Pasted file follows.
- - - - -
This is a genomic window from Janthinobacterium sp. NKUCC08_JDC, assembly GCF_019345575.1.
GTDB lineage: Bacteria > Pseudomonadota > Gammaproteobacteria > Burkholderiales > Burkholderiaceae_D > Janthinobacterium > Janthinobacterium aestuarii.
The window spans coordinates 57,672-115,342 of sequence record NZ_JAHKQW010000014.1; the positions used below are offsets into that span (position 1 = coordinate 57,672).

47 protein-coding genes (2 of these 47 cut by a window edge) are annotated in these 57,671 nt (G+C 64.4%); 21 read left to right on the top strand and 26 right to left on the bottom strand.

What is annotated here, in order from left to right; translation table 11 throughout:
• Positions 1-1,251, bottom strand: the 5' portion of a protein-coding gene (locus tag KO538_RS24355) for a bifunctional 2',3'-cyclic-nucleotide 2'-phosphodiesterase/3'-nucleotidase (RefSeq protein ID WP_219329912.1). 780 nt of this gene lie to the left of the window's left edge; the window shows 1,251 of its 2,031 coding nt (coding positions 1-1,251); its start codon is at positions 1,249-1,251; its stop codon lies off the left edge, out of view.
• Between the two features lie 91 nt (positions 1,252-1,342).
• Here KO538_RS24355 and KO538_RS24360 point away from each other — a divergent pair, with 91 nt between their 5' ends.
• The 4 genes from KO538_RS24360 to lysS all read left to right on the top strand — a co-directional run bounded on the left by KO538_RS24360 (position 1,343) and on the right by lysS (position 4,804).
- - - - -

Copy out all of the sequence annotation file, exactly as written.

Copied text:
This is a genomic window from Janthinobacterium sp. NKUCC08_JDC, assembly GCF_019345575.1.
GTDB lineage: Bacteria > Pseudomonadota > Gammaproteobacteria > Burkholderiales > Burkholderiaceae_D > Janthinobacterium > Janthinobacterium aestuarii.
The window spans coordinates 57,672-115,342 of sequence record NZ_JAHKQW010000014.1; the positions used below are offsets into that span (position 1 = coordinate 57,672).

47 protein-coding genes (2 of these 47 cut by a window edge) are annotated in these 57,671 nt (G+C 64.4%); 21 read left to right on the top strand and 26 right to left on the bottom strand.

What is annotated here, in order from left to right; translation table 11 throughout:
• Positions 1-1,251, bottom strand: the 5' portion of a protein-coding gene (locus tag KO538_RS24355) for a bifunctional 2',3'-cyclic-nucleotide 2'-phosphodiesterase/3'-nucleotidase (RefSeq protein ID WP_219329912.1). 780 nt of this gene lie to the left of the window's left edge; the window shows 1,251 of its 2,031 coding nt (coding positions 1-1,251); its start codon is at positions 1,249-1,251; its stop codon lies off the left edge, out of view.
• Between the two features lie 91 nt (positions 1,252-1,342).
• Here KO538_RS24355 and KO538_RS24360 point away from each other — a divergent pair, with 91 nt between their 5' ends.
• The 4 genes from KO538_RS24360 to lysS all read left to right on the top strand — a co-directional run bounded on the left by KO538_RS24360 (position 1,343) and on the right by lysS (position 4,804).